Skies over UtahNear the Arches, a jet leaves its contrail I'm not a great climber. So, the little climbing I did was a matter of necesity. I only climbed where and when I was forced to. A lot of the rocks are slick because of the sand in its composition. So, if you've never slid down a rocky ledge, take my word for it ... it's a challenge. But, as you can probably surmise, I made it and lived to tell about it. Would I do it again? Probably not. It was kind of like when I went to Kitty Hawk, NC and learned to hang glide. It's not like I ever went truly hang gliding. We learned on the beaches where there were plenty and sand dunes and tons of sand to break our miscalculated landings.

Beautiful country, Utah! Some of the places I visited were an hour's drive away. Leaving very early in the morning (after getting up shortly after I'd gone to sleep--4 a.m.) and driving to spots where it was still pitch black brought home to me the fact that there was no light pollution. I couldn't see my hand in front of my face. Thank goodness for the pocket flashlights! (Be sure to take extra batteries!)




Arches JumperAt the Arches, a young man jumps for the camera.


warren_eugene@hotmail.com (Warren Wilson PHOTOS.) arches bill tibbetts blog outlaw photography utah warren wilson photos http://warren-wilson-photos.com/blog/2017/11/utah-skies-and-sandstone-ledges Thu, 30 Nov 2017 19:41:55 GMT
What I'm most thankful for http://warren-wilson-photos.com/blog/2017/11/what-im-most-thankful-for Talking to MyselfI'm here giving myself a few words of advice on how to adapt to a changing world that is, at times, leaving me behind.

words and images by Warren Wilson

Today is Thanksgiving Day, 2017. And, this is the time of year I spend a lot of time reflecting about the progress I've made/not made during the past months of the year. Usually, I'm trying to do too much. My lists go on forever. I've always said, "If it's on my list, it stands a chance to be done. If it's not on my list, it pretty well stands a snowball's chance of getting done."

I look at what I've done and think of ways to improve during the year coming up. I especially evaluate my photography--do I still want to photograph animals? Do I need to upgrade my camera/lens? Do I need to get on social media?

Social media...a discussion all to its own. I'm finding that it's time to send my business to social media. I've fought it for a few years now. Just like at the gym where I was the only one with a cassette player while everyone had an iPod. I'm slow to conform. But, eventually, I come to terms with the technology. So, this coming year, I need to resolve my relationship with social media.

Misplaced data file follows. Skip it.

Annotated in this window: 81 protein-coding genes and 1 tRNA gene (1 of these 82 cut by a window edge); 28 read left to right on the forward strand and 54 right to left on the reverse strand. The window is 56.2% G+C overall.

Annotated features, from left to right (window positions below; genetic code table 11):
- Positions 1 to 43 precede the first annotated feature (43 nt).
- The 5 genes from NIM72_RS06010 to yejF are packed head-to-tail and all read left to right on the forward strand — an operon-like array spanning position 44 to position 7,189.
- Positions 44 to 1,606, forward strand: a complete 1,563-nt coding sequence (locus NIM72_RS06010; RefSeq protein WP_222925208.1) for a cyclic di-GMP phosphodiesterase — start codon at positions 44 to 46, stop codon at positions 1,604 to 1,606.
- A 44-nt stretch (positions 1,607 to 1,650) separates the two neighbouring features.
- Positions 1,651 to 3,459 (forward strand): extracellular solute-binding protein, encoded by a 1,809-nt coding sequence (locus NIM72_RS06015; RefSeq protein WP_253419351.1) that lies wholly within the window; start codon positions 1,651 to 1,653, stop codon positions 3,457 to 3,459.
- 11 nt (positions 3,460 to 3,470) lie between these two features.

So, how do I do this? I'm a book reader. Each new subject demands a trip to the local bookstore (alas, in a few more years, we won't have our local bookstore because nearly everyone will be buying online. But, how do you preview a book before the purchase?!) I've already purchased a few and have gotten a head start on next year's goal. Wish me luck on this social media thing. It will certainly be a challange for me.

Here's wishing you and yours a Happy Thanksgiving, Christmas and New Year!

warren_eugene@hotmail.com (Warren Wilson PHOTOS.) blog photography warren wilson photos http://warren-wilson-photos.com/blog/2017/11/what-im-most-thankful-for Thu, 23 Nov 2017 19:02:57 GMT
What it's like to enjoy what you do http://warren-wilson-photos.com/blog/2017/11/what-its-like-to-enjoy-what-you-do Government ShutdownGovernment ShutdownPushing my way through a throng of people at the Lincoln Memorial, Washington, DC. One may ask why I'd take such a photo. Well, it combines three techniques I enjoy using--1.) the use of flare; 2,) camera movement; and 3.) street photography. They're combined all in one shot!!!

words and images by Warren Wilson

Life is short. It's too short to be doing things you don't like/hate doing. But, I suppose we all do it at one time or another--that trip to visit in-laws you don't care for (forget the money you put out for the trip), working too hard and too long, or even going swimming when you deathly afraid of the water. For me, it was working too long, too hard--not exactly a feeling of self-accomplishment.

Why do we do these things? I have no idea, but I, after many years of deliberation,  have a solution for it.

Stop what you're doing and start doing what you enjoy. We read about people doing this all the time....so, why can't we seem to get ourselves motivated to do the same?

I retired after 35 years of working at a job that I couldn't seem to let go. I reasoned that the place where I worked had a mighty big influence in the publishing industry, and frequently questioned the reason why I would want to go out on my own. Look at what I have!!!! Isn't life great?! I have all I could ask for.

No, not really.

Sometimes when we decide to finally cut the purse strings, we gain a new sense of accomplishment and energy. Regrettably, for me, this only came with when I retired. I retired early, but I was still battle-fatigued. I stayed way too long doing the same job for so many years that once it was over, I felt a sense of relief and a belated sense of a goal met.

Upon retirement, my wife decided that I would need a hobby to keep me out of trouble. She was actually right and she picked a great hobby for me to pursue...photography. Sure! Why not!? I'd worked in photography my entire adult life. But my savvy wife led me to a side of photography which I hadn't pursued in quite a while--the actual creative aspect of pointing a camera at a subject and getting a picture (the getting of a good picture comes much later).

I knew that whatever I was to take up I'd be sure of one thing--enjoyment. And, for some reason, photography has met that criteria for at least another 12 years. It would probably be a sad day if I was to wake up and realize that photography no longer thrilled me.  It may happen, but probably not. I say that because I'm more in tune with who I am and what I want.